Hawaiian Airlines plans to install SwiftBroadband from Inmarsat on its fleet of Boeing 767-300s. "We fly mostly oceanic routes so VHF is of limited use and satellite communications will help us achieve real-time data far more effectively than before," said Ken Rewick, vice president of flight operations at the carrier. Hawaiian is the first U.S. commercial airline to use the service.
Hawaiian Airlines will use Inmarsat's SwiftBroadband Safety service to track and communicate with its aircraft via satellite. "We fly mostly oceanic routes so VHF is of limited use and satellite communications will help us achieve real-time data far more effectively than before," said Ken Rewick, vice president of flight operations for the carrier.
Japan's All Nippon Airways and the Philippines' Cebu Pacific Air are set to receive Inmarsat's SwiftBroadband via OnAir. Starting sometime in 2013, passengers will be able to access in-flight Wi-Fi and make calls using Voice over IP applications with the service. SwiftBroadband is already in use on more than 2,500 aircraft systems worldwide.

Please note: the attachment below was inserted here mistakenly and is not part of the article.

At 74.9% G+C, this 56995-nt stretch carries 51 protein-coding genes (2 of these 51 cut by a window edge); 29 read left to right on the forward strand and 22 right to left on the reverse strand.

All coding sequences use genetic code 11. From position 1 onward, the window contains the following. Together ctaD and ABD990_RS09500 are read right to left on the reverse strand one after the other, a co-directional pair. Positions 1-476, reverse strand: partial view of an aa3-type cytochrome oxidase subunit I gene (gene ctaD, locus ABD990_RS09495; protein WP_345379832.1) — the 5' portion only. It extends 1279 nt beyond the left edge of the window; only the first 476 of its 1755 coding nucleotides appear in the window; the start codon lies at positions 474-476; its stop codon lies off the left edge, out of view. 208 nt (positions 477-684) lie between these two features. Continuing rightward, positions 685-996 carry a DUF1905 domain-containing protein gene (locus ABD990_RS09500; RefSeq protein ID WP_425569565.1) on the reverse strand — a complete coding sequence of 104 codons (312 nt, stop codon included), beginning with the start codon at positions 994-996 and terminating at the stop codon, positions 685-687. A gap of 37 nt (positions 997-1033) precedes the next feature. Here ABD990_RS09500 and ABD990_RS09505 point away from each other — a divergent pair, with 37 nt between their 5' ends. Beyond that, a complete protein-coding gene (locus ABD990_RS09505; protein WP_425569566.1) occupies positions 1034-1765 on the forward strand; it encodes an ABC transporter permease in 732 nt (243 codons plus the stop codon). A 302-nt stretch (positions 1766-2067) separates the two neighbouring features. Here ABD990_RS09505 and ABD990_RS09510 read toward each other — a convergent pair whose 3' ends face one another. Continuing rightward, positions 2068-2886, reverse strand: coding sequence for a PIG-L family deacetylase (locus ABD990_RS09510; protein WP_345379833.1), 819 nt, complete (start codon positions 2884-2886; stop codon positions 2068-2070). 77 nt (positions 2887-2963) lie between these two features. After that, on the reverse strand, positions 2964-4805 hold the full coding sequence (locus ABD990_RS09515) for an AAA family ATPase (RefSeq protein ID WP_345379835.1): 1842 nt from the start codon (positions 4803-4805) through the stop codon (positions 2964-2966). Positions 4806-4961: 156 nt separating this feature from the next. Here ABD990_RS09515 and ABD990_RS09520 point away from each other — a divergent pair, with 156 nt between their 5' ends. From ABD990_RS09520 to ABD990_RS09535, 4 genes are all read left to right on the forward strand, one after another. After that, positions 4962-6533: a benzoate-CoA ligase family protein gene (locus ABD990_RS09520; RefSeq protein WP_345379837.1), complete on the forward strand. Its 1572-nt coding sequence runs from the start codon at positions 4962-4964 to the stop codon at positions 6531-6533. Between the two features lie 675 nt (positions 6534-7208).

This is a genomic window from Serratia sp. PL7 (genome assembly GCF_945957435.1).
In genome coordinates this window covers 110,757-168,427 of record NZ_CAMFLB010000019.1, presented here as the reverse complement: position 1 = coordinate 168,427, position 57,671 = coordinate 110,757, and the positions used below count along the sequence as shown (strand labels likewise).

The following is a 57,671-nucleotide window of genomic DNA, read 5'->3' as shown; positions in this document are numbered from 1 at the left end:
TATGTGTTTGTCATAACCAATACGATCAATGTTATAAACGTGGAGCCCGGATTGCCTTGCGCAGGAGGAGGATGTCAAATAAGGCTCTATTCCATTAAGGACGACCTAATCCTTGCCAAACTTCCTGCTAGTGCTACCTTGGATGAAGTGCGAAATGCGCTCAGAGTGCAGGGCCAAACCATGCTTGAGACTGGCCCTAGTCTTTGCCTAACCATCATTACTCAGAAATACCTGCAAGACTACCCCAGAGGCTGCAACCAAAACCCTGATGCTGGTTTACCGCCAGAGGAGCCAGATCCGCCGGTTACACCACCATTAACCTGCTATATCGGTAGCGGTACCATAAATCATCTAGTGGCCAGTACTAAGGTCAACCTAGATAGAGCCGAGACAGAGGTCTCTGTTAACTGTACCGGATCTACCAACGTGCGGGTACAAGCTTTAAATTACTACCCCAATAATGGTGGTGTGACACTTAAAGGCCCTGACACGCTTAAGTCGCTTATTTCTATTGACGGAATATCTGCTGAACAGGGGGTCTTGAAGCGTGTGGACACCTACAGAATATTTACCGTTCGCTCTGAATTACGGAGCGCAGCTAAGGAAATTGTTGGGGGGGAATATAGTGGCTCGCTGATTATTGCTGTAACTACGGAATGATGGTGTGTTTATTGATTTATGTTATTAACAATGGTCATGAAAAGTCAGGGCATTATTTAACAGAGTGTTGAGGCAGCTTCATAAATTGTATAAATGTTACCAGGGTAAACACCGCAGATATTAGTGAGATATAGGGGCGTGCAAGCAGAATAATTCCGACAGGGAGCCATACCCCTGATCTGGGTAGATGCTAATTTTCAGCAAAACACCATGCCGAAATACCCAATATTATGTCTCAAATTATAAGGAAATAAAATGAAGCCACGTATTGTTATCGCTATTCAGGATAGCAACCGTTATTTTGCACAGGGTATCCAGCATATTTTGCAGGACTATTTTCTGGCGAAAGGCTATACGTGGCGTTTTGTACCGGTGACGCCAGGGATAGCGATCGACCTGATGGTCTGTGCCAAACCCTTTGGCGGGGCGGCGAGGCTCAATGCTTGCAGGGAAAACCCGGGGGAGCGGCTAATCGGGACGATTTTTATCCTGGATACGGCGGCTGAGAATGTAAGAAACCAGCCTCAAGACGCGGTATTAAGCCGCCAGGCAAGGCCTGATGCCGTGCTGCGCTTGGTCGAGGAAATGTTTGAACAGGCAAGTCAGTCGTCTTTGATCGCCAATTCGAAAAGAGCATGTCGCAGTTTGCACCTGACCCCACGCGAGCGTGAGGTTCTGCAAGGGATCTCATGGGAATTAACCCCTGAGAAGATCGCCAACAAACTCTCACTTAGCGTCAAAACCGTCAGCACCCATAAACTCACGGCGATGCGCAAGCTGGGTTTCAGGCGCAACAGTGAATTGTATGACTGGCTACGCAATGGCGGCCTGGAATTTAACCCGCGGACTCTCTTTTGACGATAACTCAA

The Transportation Security Administration is inviting travelers with consistent travel histories at Delta Air Lines and American Airlines to participate in the pilot testing of its "known traveler" program. The program is intended to speed up the lines at security checkpoints. The TSA is implementing the pilot program for free at Miami International, Hartsfield-Jackson Atlanta International, Dallas-Fort Worth International and Detroit Metropolitan Wayne County airports.
Inmarsat says it has drummed up more customer interest by lowering the price of its SwiftBroadband system. "With the new flexible pricing, SBB is packaged and set up in such a way that it can support sustainable passenger Wi-Fi Internet access if you want to do that," said Lars Ringertz, head of aeronautical marketing for Inmarsat.